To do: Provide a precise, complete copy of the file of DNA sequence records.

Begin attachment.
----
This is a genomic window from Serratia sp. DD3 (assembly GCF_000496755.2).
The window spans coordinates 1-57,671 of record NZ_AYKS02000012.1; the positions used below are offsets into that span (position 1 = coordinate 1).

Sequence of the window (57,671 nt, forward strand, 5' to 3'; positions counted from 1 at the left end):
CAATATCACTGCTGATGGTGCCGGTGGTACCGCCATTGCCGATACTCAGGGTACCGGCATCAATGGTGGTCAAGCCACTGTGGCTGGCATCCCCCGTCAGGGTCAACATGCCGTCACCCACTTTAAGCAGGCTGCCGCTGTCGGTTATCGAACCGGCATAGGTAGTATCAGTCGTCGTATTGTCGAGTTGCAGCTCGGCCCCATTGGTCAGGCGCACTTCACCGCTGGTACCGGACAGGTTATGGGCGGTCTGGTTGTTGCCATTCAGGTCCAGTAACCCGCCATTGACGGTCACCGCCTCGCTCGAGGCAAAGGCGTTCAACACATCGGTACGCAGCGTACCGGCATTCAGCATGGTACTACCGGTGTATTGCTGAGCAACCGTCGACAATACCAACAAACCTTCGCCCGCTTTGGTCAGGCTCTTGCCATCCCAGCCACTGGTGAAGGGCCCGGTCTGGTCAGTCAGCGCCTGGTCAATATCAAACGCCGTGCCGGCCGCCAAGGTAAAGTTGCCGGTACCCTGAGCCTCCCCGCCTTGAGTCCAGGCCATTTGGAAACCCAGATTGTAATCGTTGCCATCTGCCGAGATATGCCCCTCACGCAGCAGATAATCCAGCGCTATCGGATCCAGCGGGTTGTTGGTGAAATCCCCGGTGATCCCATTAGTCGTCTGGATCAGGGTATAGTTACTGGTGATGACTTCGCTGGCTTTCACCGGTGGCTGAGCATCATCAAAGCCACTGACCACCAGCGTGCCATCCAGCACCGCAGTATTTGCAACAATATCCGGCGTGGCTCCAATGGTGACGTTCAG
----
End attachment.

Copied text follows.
This is a genomic window from Serratia sp. DD3 (assembly GCF_000496755.2).
The window spans coordinates 1-57,671 of record NZ_AYKS02000012.1; the positions used below are offsets into that span (position 1 = coordinate 1).

Sequence of the window (57,671 nt, forward strand, 5' to 3'; positions counted from 1 at the left end):
CAATATCACTGCTGATGGTGCCGGTGGTACCGCCATTGCCGATACTCAGGGTACCGGCATCAATGGTGGTCAAGCCACTGTGGCTGGCATCCCCCGTCAGGGTCAACATGCCGTCACCCACTTTAAGCAGGCTGCCGCTGTCGGTTATCGAACCGGCATAGGTAGTATCAGTCGTCGTATTGTCGAGTTGCAGCTCGGCCCCATTGGTCAGGCGCACTTCACCGCTGGTACCGGACAGGTTATGGGCGGTCTGGTTGTTGCCATTCAGGTCCAGTAACCCGCCATTGACGGTCACCGCCTCGCTCGAGGCAAAGGCGTTCAACACATCGGTACGCAGCGTACCGGCATTCAGCATGGTACTACCGGTGTATTGCTGAGCAACCGTCGACAATACCAACAAACCTTCGCCCGCTTTGGTCAGGCTCTTGCCATCCCAGCCACTGGTGAAGGGCCCGGTCTGGTCAGTCAGCGCCTGGTCAATATCAAACGCCGTGCCGGCCGCCAAGGTAAAGTTGCCGGTACCCTGAGCCTCCCCGCCTTGAGTCCAGGCCATTTGGAAACCCAGATTGTAATCGTTGCCATCTGCCGAGATATGCCCCTCACGCAGCAGATAATCCAGCGCTATCGGATCCAGCGGGTTGTTGGTGAAATCCCCGGTGATCCCATTAGTCGTCTGGATCAGGGTATAGTTACTGGTGATGACTTCGCTGGCTTTCACCGGTGGCTGAGCATCATCAAAGCCACTGACCACCAGCGTGCCATCCAGCACCGCAGTATTTGCAACAATATCCGGCGTGGCTCCAATGGTGACGTTCAG